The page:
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Dr Who

Up to date as of January 31, 2010

From TARDIS Index File, the free Doctor Who reference.

This article is written from the Real World point of view. TARDIS

Innes Lloyd (24th December 1925-23rd August 1991) was producer for Doctor Who from the latter part of William Hartnell as the First Doctor tenure through to the end of Patrick Troughton's portrayal of the Second Doctor. With story editor Gerry Davis, he came up with the idea of replacing the character of the First Doctor by what later writers would call regeneration as well as presiding over the introduction of the Cybermen.

He was born in 1925 in Wales. As a producer, Lloyd reached the front rank of BBC television drama. He began his television career working on popular series in the 1960s. He was the third producer on Doctor Who and his duration as producer ran for two seasons between "The Celestial Toymaker" and "The Enemy of the World" (excepting "The Tomb of the Cybermen"). His most important contribution to the programme was in developing the notion whereby the lead actor in the programme might be replaced. This arose following continuing difficulties with William Hartnell as the lead actor.

Lloyd and Gerry Davis came up with an intriguing idea of writing out the character of the Doctor previously known to audiences. Whereas John Wiles, the previous producer to Lloyd, had intended to replace Hartnell with another actor playing the same character, Lloyd and Davis elected to change the Doctor's entire personality and appearance. They decided to cast Patrick Troughton, having considered character actor Peter Jeffrey, in the role. Troughton first appeared in November 1966 after the changeover from Hartnell had been seen at the end of the story "The Tenth Planet." That serial also introduced the popular Cybermen, second only to the Daleks in the Doctor Who monster popularity stakes. Indeed, Lloyd oversaw something of a "Monster Era" on the programme and introduced to it several durable and memorable monsters like the Ice Warriors and the Yeti. He also introduced the "Base Under Siege" formula, partly as a cost-saving measure where they could use the same set for much of the story.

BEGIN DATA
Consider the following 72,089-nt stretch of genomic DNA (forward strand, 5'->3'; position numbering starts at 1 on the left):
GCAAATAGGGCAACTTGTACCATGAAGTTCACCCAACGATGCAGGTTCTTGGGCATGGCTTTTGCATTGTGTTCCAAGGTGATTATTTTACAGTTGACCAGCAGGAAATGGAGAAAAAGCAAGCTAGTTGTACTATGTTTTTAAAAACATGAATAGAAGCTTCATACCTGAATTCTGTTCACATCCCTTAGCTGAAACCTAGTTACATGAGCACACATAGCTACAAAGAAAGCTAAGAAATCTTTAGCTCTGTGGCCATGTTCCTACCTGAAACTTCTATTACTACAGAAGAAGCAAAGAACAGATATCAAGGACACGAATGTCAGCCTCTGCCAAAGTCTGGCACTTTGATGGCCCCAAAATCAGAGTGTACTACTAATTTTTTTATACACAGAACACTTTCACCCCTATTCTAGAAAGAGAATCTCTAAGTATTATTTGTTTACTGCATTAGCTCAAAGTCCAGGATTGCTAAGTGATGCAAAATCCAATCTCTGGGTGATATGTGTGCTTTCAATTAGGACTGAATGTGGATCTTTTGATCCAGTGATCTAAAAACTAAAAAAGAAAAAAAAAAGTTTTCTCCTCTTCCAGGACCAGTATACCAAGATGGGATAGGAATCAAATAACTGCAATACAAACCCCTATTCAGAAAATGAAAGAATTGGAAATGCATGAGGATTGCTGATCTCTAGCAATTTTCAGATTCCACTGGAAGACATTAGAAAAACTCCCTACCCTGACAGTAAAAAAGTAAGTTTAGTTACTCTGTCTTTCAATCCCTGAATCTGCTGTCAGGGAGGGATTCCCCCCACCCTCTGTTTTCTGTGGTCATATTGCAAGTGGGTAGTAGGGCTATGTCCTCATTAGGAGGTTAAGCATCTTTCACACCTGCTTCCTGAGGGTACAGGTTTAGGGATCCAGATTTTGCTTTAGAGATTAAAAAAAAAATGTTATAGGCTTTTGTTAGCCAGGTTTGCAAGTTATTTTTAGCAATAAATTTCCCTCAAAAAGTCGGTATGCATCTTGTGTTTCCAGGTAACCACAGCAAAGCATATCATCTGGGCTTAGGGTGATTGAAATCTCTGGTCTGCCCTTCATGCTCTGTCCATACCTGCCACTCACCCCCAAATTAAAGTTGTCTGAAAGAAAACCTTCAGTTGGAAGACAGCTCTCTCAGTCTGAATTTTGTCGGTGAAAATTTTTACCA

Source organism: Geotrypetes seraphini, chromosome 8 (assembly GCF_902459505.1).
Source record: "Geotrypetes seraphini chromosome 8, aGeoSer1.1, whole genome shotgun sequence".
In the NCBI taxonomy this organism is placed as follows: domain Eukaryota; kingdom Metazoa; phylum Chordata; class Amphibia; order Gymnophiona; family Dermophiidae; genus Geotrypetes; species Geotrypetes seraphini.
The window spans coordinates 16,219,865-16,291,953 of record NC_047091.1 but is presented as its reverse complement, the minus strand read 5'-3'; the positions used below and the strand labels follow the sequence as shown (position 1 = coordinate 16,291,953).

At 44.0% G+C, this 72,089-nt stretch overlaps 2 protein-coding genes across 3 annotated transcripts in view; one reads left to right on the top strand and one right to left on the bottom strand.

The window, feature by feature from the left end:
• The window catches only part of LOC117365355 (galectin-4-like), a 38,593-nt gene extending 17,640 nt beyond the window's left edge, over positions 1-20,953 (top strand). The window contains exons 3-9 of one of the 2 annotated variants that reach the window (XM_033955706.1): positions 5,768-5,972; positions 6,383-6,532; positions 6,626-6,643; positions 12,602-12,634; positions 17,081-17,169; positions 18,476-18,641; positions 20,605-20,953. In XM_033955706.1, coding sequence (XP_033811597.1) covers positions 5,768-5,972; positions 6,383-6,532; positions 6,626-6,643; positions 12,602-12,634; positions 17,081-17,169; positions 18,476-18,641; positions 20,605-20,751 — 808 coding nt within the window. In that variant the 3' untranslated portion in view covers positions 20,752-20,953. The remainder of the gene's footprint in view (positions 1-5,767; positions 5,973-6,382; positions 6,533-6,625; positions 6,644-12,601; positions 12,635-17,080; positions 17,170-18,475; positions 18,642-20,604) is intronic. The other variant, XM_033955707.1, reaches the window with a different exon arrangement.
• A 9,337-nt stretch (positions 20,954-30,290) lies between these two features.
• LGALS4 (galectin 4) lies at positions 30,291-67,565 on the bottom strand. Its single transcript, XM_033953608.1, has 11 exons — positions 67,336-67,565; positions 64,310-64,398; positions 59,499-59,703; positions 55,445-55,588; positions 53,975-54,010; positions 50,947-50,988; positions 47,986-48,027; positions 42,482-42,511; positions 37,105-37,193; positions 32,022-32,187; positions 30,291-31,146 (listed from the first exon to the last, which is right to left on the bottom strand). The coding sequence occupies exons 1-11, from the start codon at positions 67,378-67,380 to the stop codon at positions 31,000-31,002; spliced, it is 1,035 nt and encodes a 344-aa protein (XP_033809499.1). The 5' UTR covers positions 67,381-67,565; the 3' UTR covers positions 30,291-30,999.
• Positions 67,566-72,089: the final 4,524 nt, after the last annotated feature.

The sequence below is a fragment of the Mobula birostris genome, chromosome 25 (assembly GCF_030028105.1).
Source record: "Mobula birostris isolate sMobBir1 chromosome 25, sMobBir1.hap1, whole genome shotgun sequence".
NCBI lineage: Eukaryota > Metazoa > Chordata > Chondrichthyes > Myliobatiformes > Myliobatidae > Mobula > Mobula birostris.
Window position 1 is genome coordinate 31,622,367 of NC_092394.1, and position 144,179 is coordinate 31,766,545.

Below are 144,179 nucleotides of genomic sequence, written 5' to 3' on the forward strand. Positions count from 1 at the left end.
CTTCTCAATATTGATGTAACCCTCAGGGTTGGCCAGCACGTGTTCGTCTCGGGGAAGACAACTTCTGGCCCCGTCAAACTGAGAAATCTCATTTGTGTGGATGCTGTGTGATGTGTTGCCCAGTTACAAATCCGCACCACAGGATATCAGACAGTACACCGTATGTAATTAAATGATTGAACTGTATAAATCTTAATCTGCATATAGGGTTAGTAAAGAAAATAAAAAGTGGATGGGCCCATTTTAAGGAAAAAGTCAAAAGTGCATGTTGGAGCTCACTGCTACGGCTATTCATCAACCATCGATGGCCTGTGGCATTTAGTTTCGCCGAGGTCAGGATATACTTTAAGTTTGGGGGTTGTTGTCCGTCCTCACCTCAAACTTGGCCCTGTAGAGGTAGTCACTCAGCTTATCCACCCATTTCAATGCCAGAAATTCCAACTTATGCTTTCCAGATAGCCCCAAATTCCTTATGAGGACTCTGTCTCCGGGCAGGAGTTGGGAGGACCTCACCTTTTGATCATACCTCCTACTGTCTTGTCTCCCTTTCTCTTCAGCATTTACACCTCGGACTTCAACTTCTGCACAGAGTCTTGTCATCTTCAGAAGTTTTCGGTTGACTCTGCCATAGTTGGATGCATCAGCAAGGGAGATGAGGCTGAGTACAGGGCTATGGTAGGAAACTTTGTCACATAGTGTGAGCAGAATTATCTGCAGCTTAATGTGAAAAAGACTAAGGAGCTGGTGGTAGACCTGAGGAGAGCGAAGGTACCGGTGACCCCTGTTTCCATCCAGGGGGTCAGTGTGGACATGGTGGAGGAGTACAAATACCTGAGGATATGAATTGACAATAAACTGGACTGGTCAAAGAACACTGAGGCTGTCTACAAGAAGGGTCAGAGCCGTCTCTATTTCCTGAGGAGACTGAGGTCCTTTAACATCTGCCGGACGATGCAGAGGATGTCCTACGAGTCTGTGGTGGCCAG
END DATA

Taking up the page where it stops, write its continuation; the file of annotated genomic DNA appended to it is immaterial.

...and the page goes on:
Innes Lloyd also worked on Thirty-Minute Theatre, United! and Dead of Night, but he will perhaps best be remembered as the producer of more prestigious drama. His chosen projects were often biographical, and he was a frequent collaborator with Alan Bennett. Bennett's An Englishman Abroad told the remarkable true story of the chance meeting between actress Coral Browne (playing herself) and spy Guy Burgess (Alan Bates) in Moscow in 1958, while A Question of Attribution (finished shortly before Lloyd's death) was a logical sequel, showing the radically different fate of Keeper of the Queen's Paintings and fellow traitor Anthony Blunt.

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This page uses content from the English Wikipedia. The original article was at Innes_Lloyd. The list of authors can be seen in the page history. As with the TARDIS Index File, the text of Wikipedia is available under the Creative Commons Attribution-Share Alike License 3.0 (Unported) (CC-BY-SA).
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This article uses material from the "Innes Lloyd" article on the Dr Who wiki at Wikia and is licensed under the Creative Commons Attribution-Share Alike License.

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